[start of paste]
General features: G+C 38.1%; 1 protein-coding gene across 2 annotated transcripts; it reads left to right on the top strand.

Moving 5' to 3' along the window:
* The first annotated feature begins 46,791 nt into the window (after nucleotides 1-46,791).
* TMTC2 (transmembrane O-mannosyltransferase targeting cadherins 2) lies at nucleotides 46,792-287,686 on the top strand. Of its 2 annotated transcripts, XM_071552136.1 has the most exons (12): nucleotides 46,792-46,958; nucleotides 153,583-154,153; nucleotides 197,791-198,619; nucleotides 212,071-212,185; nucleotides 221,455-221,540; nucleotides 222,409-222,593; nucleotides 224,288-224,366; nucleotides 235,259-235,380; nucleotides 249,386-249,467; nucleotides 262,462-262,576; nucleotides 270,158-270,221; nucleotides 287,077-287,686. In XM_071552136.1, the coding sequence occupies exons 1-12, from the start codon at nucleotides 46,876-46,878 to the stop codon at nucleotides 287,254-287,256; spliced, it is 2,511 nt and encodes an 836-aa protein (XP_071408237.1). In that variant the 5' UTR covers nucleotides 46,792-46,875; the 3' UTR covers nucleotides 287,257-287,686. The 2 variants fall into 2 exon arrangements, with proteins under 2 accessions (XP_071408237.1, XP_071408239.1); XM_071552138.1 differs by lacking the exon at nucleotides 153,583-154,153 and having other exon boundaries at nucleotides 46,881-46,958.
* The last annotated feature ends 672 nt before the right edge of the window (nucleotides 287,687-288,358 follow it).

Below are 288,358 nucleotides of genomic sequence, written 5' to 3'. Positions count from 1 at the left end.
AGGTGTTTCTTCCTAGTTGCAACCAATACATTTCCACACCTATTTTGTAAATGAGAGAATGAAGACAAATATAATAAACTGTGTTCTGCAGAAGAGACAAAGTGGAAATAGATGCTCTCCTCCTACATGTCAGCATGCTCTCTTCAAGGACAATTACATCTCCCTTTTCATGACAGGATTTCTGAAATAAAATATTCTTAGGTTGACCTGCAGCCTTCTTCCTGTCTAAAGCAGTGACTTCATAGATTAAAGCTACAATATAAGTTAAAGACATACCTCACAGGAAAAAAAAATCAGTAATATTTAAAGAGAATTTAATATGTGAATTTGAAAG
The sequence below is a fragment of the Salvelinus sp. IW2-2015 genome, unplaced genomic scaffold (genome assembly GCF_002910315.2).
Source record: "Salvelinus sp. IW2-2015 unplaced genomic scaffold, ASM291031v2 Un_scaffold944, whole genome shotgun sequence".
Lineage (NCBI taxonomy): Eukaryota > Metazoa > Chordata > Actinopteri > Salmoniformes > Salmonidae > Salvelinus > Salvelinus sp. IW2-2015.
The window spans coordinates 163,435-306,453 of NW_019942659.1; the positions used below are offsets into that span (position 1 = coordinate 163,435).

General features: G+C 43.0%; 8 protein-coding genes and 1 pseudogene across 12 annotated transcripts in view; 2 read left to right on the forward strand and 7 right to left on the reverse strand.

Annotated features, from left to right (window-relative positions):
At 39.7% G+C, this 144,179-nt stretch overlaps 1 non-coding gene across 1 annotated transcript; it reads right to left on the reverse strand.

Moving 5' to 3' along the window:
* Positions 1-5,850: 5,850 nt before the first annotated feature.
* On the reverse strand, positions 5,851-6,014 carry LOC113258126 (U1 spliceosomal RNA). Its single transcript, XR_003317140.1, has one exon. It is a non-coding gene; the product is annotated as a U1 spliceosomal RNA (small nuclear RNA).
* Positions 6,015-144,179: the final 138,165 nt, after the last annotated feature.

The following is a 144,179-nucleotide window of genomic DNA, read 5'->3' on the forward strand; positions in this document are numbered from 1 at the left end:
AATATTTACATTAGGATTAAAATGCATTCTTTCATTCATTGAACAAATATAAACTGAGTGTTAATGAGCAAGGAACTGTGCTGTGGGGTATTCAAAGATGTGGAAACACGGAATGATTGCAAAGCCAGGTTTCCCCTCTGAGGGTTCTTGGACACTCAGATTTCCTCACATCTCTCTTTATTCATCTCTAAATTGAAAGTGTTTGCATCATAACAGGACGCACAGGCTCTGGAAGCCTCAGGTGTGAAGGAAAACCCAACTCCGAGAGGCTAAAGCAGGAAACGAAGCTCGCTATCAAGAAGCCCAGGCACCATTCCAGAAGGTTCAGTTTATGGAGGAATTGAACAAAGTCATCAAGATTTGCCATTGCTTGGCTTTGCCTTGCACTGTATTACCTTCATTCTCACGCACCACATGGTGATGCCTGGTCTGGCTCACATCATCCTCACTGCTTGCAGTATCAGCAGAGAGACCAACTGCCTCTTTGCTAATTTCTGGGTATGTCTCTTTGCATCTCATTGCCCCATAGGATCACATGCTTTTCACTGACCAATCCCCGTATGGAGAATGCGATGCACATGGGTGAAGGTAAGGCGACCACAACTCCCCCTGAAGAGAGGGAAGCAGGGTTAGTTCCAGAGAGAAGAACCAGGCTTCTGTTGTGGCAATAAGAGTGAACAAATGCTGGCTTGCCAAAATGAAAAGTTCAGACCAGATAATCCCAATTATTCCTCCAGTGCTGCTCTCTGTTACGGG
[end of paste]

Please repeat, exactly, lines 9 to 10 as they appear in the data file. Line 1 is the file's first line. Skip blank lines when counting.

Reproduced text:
Source record: "Salvelinus sp. IW2-2015 unplaced genomic scaffold, ASM291031v2 Un_scaffold944, whole genome shotgun sequence".
Lineage (NCBI taxonomy): Eukaryota > Metazoa > Chordata > Actinopteri > Salmoniformes > Salmonidae > Salvelinus > Salvelinus sp. IW2-2015.